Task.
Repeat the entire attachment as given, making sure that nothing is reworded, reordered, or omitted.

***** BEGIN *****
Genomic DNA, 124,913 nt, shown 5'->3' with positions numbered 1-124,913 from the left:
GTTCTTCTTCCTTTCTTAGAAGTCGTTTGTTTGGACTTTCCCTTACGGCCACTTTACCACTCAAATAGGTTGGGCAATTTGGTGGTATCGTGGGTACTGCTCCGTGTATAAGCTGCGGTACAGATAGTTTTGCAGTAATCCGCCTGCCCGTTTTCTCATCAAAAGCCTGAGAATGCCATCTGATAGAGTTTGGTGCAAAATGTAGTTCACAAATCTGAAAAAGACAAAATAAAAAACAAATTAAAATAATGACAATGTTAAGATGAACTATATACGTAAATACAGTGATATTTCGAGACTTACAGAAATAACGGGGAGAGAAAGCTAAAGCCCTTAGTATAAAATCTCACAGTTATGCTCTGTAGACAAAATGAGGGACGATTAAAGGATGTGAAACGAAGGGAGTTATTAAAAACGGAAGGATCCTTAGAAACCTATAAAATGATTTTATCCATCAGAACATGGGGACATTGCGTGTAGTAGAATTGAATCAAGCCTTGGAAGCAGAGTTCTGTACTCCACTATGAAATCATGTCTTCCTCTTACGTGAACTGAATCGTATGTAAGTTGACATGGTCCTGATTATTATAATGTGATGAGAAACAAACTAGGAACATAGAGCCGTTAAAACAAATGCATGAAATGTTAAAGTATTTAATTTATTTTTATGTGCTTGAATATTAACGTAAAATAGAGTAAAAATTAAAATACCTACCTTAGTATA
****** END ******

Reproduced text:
Genomic DNA, 124,913 nt, shown 5'->3' with positions numbered 1-124,913 from the left:
GTTCTTCTTCCTTTCTTAGAAGTCGTTTGTTTGGACTTTCCCTTACGGCCACTTTACCACTCAAATAGGTTGGGCAATTTGGTGGTATCGTGGGTACTGCTCCGTGTATAAGCTGCGGTACAGATAGTTTTGCAGTAATCCGCCTGCCCGTTTTCTCATCAAAAGCCTGAGAATGCCATCTGATAGAGTTTGGTGCAAAATGTAGTTCACAAATCTGAAAAAGACAAAATAAAAAACAAATTAAAATAATGACAATGTTAAGATGAACTATATACGTAAATACAGTGATATTTCGAGACTTACAGAAATAACGGGGAGAGAAAGCTAAAGCCCTTAGTATAAAATCTCACAGTTATGCTCTGTAGACAAAATGAGGGACGATTAAAGGATGTGAAACGAAGGGAGTTATTAAAAACGGAAGGATCCTTAGAAACCTATAAAATGATTTTATCCATCAGAACATGGGGACATTGCGTGTAGTAGAATTGAATCAAGCCTTGGAAGCAGAGTTCTGTACTCCACTATGAAATCATGTCTTCCTCTTACGTGAACTGAATCGTATGTAAGTTGACATGGTCCTGATTATTATAATGTGATGAGAAACAAACTAGGAACATAGAGCCGTTAAAACAAATGCATGAAATGTTAAAGTATTTAATTTATTTTTATGTGCTTGAATATTAACGTAAAATAGAGTAAAAATTAAAATACCTACCTTAGTATA